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Staying Upbeat With Rheumatoid Arthritis
9/23 16:54:19

People with rheumatoid arthritis are more likely to feel depressed than their peers. But you can keep a positive view by prioritizing activities you enjoy, getting enough sleep, and seeking therapy as needed.

Research suggests that nearly one in five people with rheumatoid arthritis also experience depression. Receiving a rheumatoid arthritis diagnosis can foster feelings of anger coupled with grief. And if you focus too much on what you may have to give up, it can cause more resentment and sadness. Fortunately, strategies such as seeking counseling, managing fatigue, improving sleep, and finding ways to continue enjoyable activities can all help you stay upbeat with rheumatoid arthritis.

Crystal Rivers, who lives in Tempe, Ariz., found out she had rheumatoid arthritis (RA) in 2012. When pain that began in one finger spread throughout both hands, she sought a diagnosis.

A yoga instructor for eight years, Rivers said she had worked hard to make healthy choices because autoimmune diseases, including rheumatoid arthritis, run in her family. So when, despite her healthy lifestyle choices, she was given the RA diagnosis, she went through a period of grief, anger, and denial. At first she kept teaching yoga and going about her busy life as a graduate student. When a severe flare restricted her mobility though, she had to give up her role in the yoga community she loved.

Rivers also faced the challenge of telling people about her RA. Though others might reach out immediately to their social circle, Rivers said she's basically a private person and needed to process her diagnosis and what it meant for her and her husband before she could tell anyone else. Friends and family were supportive when they found out, but she had to deal with some unexpected responses from colleagues who were less than supportive. Since then, she said, she's learned to distinguish between people who are unintentionally hurtful, but really want to learn more about RA, and those whose views are too rigid for conversation.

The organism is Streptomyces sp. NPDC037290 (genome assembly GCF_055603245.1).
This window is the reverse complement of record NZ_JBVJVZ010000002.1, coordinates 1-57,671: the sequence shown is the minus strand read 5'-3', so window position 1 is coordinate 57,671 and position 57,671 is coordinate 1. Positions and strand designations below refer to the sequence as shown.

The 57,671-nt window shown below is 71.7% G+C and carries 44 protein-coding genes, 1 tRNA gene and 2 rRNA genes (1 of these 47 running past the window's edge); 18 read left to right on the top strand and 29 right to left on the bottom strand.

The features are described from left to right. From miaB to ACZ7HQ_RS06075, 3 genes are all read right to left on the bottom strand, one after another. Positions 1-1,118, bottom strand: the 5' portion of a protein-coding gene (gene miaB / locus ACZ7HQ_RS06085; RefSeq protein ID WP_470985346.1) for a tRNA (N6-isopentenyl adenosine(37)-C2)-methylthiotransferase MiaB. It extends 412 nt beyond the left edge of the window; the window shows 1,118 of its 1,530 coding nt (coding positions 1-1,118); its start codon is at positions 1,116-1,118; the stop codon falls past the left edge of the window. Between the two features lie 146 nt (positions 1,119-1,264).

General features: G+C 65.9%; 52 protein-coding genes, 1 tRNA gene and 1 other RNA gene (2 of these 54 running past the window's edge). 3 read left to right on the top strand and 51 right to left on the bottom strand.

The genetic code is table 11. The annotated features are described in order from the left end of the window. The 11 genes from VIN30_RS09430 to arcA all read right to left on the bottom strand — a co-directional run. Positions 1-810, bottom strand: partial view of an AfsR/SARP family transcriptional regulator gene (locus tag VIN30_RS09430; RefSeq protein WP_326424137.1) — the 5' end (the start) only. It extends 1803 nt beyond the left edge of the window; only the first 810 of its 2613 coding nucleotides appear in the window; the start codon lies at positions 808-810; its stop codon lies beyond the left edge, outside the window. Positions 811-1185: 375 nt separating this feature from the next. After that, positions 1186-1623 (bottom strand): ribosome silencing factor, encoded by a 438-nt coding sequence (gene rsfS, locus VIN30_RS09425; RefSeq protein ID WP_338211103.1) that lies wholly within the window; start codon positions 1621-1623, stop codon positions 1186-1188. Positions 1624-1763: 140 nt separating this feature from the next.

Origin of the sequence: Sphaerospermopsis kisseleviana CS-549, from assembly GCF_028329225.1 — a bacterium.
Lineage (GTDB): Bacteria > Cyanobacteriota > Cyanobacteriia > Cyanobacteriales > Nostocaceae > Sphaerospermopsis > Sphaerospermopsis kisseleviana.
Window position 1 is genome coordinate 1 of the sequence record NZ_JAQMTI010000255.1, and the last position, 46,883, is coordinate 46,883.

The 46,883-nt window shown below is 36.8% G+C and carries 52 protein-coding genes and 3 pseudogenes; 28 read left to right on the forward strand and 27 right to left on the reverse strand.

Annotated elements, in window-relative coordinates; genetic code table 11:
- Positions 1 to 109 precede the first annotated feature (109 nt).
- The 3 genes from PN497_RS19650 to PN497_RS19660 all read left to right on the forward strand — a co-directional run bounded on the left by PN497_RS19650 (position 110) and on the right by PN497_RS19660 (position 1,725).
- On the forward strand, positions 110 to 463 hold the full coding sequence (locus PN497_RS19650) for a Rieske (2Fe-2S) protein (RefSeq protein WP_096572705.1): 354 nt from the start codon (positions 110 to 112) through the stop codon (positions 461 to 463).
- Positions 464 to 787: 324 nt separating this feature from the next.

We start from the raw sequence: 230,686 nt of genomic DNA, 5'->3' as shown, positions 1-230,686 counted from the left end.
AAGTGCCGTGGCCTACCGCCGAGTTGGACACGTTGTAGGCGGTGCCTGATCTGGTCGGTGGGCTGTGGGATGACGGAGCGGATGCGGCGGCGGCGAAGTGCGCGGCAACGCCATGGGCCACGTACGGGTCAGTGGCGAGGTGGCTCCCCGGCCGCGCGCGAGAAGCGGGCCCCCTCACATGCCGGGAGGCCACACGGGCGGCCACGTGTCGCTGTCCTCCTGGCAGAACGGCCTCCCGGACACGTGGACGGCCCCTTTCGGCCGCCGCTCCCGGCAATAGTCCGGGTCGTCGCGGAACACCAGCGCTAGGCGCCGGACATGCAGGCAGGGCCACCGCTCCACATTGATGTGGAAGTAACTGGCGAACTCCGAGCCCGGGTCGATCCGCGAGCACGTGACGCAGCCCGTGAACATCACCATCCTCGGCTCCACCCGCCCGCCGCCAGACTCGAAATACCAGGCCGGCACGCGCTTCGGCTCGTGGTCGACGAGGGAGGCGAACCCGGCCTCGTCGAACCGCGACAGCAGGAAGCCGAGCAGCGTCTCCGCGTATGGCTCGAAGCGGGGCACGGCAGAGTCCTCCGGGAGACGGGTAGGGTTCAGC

Acknowledging that everyone’s experience of rheumatoid arthritis is different is the best first step when talking to other people, Rivers said. Despite those obstacles, she remains hopeful. Alex Zautra, PhD, a professor of clinical psychology at Arizona State University in Tempe, said that's a common characteristic of people with RA: “They are among the most hopeful people I have seen."

RA: Positive Steps

Maintaining a sense of hopefulness and optimism can help when managing RA, Dr. Zautra said. When you're having a hard time maintaining that perspective because rheumatoid arthritis and depression seem overwhelming, try these strategies for staying positive:

Protect your pleasures. “Maintain pleasurable and valued activities,” said psychologist Thomas Harrell, PhD, a psychology professor and director of the Fatigue Management Institute at the School of Psychology at Florida Tech in Melbourne. “There’s a tendency to do what has to be done, and give up the valued activities that make life worthwhile.” If you’re tempted to cut back on fun so you can get work done, consider which of the necessary activities you can delegate to someone else or get some help with, so that you can conserve energy for things that bring you pleasure.

Build community. “Don’t go it alone,” advised Zautra, who studies resilience in the context of chronic disease and has found that social support plays a key role. "One of the calamities associated with RA is that people feel disfigured, they don’t feel right inside, they don’t feel like they look right outside, they feel ashamed of themselves." Because of this, reaching out might be the exact opposite of what you feel like doing, but he suggested doing it anyway. Rivers said that friends and family, many of whom have an autoimmune disease, were invaluable to her as she grieved and ultimately accepted her diagnosis.

Get more sleep. Getting a good night's sleep with RA and chronic pain is challenging, but essential. Research in the journal Sleep confirms that people with RA feel more pain and are in a bluer mood after a bad night’s sleep. “Poor sleep increases depression, pain, and feelings of fatigue,” said Dr. Harrell. Work on sleep strategies, your “sleep hygiene,” such as turning off the TV and video games about an hour before you want to go to sleep, keeping your room slightly cool and dark, sticking with a set bedtime and wake-up time every day, and cutting back on caffeine, alcohol, and cigarettes — all of which can negatively affect sleep. If you’ve tried to make these sleep-friendly lifestyle changes but are still losing sleep, talk to your doctor about specialized testing with a sleep study to find out if you have other sleep disorders. Also, Rivers said, some pain medications can add to sleep problems, so ask about a change in meds if you suspect this unwanted effect.